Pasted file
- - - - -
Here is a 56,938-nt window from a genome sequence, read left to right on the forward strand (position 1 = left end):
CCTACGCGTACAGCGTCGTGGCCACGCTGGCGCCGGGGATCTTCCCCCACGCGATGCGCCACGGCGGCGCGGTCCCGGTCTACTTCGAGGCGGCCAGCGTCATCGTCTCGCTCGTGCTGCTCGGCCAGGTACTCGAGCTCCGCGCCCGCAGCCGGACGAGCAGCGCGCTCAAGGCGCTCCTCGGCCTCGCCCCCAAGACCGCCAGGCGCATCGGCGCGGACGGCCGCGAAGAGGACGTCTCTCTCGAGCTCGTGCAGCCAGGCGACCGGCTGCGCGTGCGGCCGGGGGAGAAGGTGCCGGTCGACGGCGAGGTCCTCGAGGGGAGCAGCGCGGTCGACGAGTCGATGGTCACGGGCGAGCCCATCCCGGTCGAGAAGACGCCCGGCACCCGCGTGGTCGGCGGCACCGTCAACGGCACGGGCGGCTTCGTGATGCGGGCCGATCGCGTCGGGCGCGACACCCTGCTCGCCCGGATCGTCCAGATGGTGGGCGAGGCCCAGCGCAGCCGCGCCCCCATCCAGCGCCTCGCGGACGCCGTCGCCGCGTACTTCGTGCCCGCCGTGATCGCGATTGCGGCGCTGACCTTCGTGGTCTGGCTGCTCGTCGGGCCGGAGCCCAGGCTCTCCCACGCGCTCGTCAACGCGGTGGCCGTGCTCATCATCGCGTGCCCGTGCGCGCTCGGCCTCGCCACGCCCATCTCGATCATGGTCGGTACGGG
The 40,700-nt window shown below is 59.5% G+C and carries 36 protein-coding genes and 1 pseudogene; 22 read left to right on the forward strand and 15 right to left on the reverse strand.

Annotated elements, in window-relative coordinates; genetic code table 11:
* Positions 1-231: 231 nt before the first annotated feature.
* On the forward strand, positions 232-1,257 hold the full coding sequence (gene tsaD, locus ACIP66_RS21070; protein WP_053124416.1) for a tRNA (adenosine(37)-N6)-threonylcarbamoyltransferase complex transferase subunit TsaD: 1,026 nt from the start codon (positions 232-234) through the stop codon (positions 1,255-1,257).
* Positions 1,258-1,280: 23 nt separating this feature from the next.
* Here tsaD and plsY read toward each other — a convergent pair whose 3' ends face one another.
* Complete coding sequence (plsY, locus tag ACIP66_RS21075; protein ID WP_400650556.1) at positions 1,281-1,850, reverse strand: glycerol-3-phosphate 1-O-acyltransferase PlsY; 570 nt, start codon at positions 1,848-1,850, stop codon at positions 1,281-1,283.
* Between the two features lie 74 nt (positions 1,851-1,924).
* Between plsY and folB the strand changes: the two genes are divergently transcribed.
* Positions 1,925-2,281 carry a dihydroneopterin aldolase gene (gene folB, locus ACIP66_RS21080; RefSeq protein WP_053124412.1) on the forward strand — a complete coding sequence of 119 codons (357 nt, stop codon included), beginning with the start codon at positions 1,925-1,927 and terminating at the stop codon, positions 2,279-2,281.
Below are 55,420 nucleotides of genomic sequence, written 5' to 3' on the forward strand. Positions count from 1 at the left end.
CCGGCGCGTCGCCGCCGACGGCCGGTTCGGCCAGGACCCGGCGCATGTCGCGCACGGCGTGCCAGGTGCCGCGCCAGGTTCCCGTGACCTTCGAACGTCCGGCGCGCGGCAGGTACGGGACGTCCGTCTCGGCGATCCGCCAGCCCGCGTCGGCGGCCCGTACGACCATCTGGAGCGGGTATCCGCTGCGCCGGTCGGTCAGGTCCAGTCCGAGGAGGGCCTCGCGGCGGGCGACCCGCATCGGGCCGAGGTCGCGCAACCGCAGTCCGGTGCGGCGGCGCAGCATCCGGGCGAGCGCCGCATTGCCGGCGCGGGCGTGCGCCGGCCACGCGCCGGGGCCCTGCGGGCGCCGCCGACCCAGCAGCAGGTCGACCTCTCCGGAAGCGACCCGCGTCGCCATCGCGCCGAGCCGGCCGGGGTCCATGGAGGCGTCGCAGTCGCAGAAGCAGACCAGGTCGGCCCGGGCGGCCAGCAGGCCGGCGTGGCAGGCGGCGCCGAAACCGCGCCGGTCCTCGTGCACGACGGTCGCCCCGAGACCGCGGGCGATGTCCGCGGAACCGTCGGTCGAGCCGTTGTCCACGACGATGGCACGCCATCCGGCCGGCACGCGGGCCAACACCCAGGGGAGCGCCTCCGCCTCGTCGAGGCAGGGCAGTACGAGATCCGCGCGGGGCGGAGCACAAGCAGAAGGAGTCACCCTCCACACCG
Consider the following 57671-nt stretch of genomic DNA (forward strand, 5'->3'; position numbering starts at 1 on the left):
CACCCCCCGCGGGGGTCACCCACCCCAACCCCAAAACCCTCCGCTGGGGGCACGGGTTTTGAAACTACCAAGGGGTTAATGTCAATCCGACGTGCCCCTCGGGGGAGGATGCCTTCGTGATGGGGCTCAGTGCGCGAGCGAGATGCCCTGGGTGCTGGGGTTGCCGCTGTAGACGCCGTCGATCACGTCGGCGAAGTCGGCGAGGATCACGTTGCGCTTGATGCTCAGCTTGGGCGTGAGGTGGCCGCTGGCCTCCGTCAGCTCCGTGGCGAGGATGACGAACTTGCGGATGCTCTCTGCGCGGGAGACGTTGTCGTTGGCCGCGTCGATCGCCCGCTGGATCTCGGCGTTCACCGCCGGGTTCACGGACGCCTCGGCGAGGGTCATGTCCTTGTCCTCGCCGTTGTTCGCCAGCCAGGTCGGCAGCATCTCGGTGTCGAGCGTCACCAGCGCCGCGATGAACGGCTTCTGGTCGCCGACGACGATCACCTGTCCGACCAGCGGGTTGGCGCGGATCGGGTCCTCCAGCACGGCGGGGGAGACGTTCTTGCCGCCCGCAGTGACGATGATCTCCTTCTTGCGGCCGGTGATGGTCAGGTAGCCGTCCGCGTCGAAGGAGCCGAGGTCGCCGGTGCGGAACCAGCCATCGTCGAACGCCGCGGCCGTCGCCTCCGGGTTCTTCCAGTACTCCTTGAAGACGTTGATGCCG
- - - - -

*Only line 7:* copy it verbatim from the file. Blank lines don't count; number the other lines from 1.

* Positions 1,258-1,280: 23 nt separating this feature from the next.